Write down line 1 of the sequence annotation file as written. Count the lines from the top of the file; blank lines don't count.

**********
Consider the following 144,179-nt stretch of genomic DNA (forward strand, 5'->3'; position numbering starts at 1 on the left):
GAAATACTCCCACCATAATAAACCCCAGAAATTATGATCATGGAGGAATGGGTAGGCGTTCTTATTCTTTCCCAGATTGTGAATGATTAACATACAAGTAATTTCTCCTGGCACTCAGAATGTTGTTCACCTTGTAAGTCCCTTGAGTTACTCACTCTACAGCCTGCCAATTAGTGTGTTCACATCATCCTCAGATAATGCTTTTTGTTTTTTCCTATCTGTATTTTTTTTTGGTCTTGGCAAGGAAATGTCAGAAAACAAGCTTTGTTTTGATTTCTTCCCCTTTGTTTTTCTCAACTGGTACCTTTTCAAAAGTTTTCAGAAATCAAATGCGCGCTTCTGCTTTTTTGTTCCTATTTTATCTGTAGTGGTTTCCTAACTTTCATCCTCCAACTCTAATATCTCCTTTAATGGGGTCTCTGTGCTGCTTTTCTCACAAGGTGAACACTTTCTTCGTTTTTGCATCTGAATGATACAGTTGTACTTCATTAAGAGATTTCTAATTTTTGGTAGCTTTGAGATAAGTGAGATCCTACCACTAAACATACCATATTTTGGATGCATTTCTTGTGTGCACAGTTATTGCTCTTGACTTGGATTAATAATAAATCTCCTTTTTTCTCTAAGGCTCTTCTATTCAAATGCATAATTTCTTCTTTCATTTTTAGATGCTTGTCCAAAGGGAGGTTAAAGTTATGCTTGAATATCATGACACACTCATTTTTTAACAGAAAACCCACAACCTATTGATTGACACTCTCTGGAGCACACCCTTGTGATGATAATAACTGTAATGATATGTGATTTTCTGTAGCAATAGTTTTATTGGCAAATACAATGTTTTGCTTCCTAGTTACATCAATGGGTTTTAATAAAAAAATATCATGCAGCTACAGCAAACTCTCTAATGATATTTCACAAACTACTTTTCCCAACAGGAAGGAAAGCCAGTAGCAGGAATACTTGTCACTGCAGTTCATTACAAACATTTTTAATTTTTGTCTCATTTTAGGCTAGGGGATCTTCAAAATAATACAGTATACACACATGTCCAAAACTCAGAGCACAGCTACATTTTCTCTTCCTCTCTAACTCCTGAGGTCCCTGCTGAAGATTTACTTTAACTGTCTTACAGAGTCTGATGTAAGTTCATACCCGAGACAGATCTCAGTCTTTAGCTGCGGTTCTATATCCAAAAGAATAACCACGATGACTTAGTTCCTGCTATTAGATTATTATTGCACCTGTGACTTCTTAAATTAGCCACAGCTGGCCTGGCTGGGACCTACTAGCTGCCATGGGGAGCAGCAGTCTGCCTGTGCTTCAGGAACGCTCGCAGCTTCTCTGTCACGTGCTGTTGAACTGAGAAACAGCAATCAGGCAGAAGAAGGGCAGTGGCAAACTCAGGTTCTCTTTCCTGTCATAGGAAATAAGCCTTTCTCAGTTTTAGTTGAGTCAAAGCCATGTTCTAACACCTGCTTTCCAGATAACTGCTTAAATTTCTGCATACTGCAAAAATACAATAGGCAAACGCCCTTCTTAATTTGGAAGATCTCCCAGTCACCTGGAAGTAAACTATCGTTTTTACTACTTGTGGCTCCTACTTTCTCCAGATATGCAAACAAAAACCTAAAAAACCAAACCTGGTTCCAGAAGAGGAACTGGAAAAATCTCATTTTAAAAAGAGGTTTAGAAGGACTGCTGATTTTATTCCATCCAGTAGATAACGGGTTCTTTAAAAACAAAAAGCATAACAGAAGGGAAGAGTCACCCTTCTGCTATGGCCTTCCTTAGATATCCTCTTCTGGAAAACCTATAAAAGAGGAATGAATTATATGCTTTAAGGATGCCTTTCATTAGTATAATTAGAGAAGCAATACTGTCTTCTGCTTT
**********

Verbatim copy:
Consider the following 144,179-nt stretch of genomic DNA (forward strand, 5'->3'; position numbering starts at 1 on the left):